FACTOID # 21: 15% of Army recruits from South Dakota are Native American, which is roughly the same percentage for female Army recruits in the state.
 
 Home   Encyclopedia   Statistics   States A-Z   Flags   Maps   FAQ   About 
   
 
WHAT'S NEW
 

SEARCH ALL

FACTS & STATISTICS    Advanced view

Search encyclopedia, statistics and forums:

 

 

(* = Graphable)

 

 


Encyclopedia > Guanidine

Guanidine is a crystalline compound of strong alkalinity formed by the oxidation of guanine. It is used in the manufacture of plastics and explosives. It is found in urine as a normal product of protein metabolism. With a pKa of 12.5, guanidine is protonated, with a charge of +1 in physiological conditions. Crystal (disambiguation) Insulin crystals A crystal is a solid in which the constituent atoms, molecules, or ions are packed in a regularly ordered, repeating pattern extending in all three spatial dimensions. ... Alkalinity or AT is a measure of the acid neutralizing capacity (ANC) of a solution. ... The most fundamental reactions in chemistry are the redox processes. ... Guanine is one of the five main nucleobases found in the nucleic acids DNA and RNA; the others being adenine, cytosine, thymine, and uracil. ... The term plastics covers a range of synthetic or semi-synthetic organic condensation or polymerization products that can be molded or extruded into objects or films or fibers. ... This article is concerned solely with chemical explosives. ... To meet Wikipedias quality standards, this article or section may require cleanup. ... Santorio Santorio (1561-1636) in his steelyard balance, from Ars de statica medecina, first published 1614 Metabolism (from μεταβολισμος (metabolismos)) is the biochemical modification of chemical compounds in living organisms anggjgjhnd cell (b). ... In chemistry and biochemistry, acid dissociation constant, the acidity constant, or the acid-ionization constant () is a specific type of equilibrium constant that indicates the extent of dissociation of hydrogen ions from an acid. ...

Guanidine (protonated form shown)
Chemical name Guanidine
Chemical formula CNH(NH2)2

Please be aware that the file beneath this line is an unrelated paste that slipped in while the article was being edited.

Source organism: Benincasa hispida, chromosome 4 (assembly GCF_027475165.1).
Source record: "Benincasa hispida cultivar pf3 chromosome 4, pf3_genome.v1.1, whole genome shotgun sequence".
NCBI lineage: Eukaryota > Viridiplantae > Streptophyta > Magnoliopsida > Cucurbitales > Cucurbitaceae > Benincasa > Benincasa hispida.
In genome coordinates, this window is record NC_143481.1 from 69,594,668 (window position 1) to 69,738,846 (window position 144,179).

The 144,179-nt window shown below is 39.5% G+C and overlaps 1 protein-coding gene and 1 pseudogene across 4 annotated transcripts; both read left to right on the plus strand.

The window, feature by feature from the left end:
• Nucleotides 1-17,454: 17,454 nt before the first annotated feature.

Molecular mass 59.0706 g/mol
CAS number 1729-17-5
Density x.xxx g/cm3
Melting point 50 °C
Boiling point xx.x °C
SMILES C(=N)(N)N
Disclaimer and references

Guanidine Hydrochloride has chaotropic properties and is used to denature proteins. Empirically, guanidine hydrochloride is known to denature proteins with a linear relationship between concentration and free energy of unfolding. Image File history File links Guanidine+.jpg Summary I made it myself, using CS ChemDraw Std and PyMOL(TM) Molecular Graphics System, Version 0. ... IUPAC nomenclature is a system of naming chemical compounds and of describing the science of chemistry in general. ... A chemical formula (also called molecular formula) is a concise way of expressing information about the atoms that constitute a particular chemical compound. ... The molecular mass (abbreviated MM) of a substance, called molecular weight and abbreviated as MW, is the mass of one molecule of that substance, relative to the unified atomic mass unit u (equal to 1/12 the mass of one atom of carbon-12). ... CAS registry numbers are unique numerical identifiers for chemical compounds, polymers, biological sequences, mixtures and alloys. ... Density (symbol: ρ - Greek: rho) is a measure of mass per unit of volume. ... The melting point of a solid is the temperature at which it changes state from solid to liquid. ... The boiling point of a substance is the temperature at which it can change its state from a liquid to a gas throughout the bulk of the liquid at a given pressure. ... The simplified molecular input line entry specification or SMILES is a specification for unambiguously describing the structure of chemical molecules using short ASCII strings. ... The free energy is a measure of the amount of mechanical (or other) work that can be extracted from a system, and is helpful in engineering applications. ...